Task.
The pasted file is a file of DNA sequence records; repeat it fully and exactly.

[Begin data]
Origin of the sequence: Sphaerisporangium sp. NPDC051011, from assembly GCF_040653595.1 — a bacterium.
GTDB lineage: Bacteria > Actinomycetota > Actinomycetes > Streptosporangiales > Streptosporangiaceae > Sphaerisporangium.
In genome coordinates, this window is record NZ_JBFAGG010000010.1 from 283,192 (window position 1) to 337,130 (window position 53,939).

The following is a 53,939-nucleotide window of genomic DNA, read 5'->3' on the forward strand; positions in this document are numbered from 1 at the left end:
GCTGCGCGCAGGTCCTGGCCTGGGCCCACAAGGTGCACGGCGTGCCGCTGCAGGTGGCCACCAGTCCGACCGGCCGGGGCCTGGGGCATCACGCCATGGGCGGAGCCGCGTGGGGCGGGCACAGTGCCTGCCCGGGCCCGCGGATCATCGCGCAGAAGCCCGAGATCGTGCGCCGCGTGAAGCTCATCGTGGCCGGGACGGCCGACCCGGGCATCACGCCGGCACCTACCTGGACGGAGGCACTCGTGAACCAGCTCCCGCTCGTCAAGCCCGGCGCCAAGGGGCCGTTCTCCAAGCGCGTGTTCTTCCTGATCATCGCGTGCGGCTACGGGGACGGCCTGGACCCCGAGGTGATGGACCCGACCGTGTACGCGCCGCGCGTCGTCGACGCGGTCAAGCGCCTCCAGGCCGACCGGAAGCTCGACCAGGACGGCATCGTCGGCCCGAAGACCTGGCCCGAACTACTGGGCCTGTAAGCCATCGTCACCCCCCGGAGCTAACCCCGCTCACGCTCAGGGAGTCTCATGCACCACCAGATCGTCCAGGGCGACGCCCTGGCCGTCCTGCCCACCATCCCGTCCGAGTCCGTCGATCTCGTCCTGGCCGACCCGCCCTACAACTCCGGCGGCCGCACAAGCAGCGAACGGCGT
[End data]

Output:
Origin of the sequence: Sphaerisporangium sp. NPDC051011, from assembly GCF_040653595.1 — a bacterium.
GTDB lineage: Bacteria > Actinomycetota > Actinomycetes > Streptosporangiales > Streptosporangiaceae > Sphaerisporangium.
In genome coordinates, this window is record NZ_JBFAGG010000010.1 from 283,192 (window position 1) to 337,130 (window position 53,939).

The following is a 53,939-nucleotide window of genomic DNA, read 5'->3' on the forward strand; positions in this document are numbered from 1 at the left end:
GCTGCGCGCAGGTCCTGGCCTGGGCCCACAAGGTGCACGGCGTGCCGCTGCAGGTGGCCACCAGTCCGACCGGCCGGGGCCTGGGGCATCACGCCATGGGCGGAGCCGCGTGGGGCGGGCACAGTGCCTGCCCGGGCCCGCGGATCATCGCGCAGAAGCCCGAGATCGTGCGCCGCGTGAAGCTCATCGTGGCCGGGACGGCCGACCCGGGCATCACGCCGGCACCTACCTGGACGGAGGCACTCGTGAACCAGCTCCCGCTCGTCAAGCCCGGCGCCAAGGGGCCGTTCTCCAAGCGCGTGTTCTTCCTGATCATCGCGTGCGGCTACGGGGACGGCCTGGACCCCGAGGTGATGGACCCGACCGTGTACGCGCCGCGCGTCGTCGACGCGGTCAAGCGCCTCCAGGCCGACCGGAAGCTCGACCAGGACGGCATCGTCGGCCCGAAGACCTGGCCCGAACTACTGGGCCTGTAAGCCATCGTCACCCCCCGGAGCTAACCCCGCTCACGCTCAGGGAGTCTCATGCACCACCAGATCGTCCAGGGCGACGCCCTGGCCGTCCTGCCCACCATCCCGTCCGAGTCCGTCGATCTCGTCCTGGCCGACCCGCCCTACAACTCCGGCGGCCGCACAAGCAGCGAACGGCGT